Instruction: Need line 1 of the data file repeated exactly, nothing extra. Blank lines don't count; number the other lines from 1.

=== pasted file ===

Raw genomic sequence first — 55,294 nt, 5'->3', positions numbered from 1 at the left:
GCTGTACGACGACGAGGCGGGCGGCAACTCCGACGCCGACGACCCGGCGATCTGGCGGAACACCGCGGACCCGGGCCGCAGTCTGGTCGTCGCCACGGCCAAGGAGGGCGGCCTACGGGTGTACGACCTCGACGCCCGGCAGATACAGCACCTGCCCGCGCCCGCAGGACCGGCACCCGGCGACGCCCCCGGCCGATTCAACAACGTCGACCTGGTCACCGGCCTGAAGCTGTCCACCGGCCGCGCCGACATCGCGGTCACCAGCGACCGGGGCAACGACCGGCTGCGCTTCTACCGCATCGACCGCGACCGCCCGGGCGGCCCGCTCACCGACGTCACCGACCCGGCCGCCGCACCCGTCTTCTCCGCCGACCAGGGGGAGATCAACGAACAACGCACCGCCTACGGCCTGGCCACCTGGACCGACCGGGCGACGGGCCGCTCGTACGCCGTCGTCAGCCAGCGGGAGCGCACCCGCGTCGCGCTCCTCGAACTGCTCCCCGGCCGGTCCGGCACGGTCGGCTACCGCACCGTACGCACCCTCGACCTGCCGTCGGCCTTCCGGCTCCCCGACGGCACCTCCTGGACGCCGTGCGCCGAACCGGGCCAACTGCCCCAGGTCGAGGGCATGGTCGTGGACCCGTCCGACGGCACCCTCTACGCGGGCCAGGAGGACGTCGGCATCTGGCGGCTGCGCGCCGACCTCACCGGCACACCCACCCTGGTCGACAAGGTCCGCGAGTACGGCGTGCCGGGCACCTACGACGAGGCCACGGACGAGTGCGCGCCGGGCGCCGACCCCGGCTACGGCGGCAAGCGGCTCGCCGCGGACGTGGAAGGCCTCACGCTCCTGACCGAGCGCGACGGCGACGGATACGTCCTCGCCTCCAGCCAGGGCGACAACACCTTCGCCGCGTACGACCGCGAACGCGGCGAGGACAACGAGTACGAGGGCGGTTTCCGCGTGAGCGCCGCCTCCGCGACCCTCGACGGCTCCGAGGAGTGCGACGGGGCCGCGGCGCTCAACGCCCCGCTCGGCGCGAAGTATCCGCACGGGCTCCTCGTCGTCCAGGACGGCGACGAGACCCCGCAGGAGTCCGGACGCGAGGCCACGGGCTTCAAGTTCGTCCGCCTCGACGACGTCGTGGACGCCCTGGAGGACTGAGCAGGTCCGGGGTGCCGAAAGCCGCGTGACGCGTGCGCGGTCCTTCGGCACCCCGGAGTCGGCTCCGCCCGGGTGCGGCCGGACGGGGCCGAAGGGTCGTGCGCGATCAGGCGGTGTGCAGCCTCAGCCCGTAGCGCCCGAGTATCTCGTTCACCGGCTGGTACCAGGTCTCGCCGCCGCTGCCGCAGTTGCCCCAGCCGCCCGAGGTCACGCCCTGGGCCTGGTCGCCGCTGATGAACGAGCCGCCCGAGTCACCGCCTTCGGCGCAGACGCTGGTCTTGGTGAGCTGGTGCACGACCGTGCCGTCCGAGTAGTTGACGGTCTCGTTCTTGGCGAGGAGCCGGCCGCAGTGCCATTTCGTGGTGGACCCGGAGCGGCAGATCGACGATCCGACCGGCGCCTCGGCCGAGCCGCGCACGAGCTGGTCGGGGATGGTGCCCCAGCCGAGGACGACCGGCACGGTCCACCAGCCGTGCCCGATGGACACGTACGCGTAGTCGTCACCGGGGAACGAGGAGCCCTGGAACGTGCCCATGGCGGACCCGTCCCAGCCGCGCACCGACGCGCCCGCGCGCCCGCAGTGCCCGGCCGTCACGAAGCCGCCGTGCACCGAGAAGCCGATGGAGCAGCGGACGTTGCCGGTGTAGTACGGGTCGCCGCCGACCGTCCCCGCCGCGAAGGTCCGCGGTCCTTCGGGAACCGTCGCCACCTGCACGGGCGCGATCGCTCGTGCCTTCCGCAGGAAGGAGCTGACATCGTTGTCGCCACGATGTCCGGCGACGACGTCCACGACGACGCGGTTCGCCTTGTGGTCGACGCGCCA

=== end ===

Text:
Raw genomic sequence first — 55,294 nt, 5'->3', positions numbered from 1 at the left: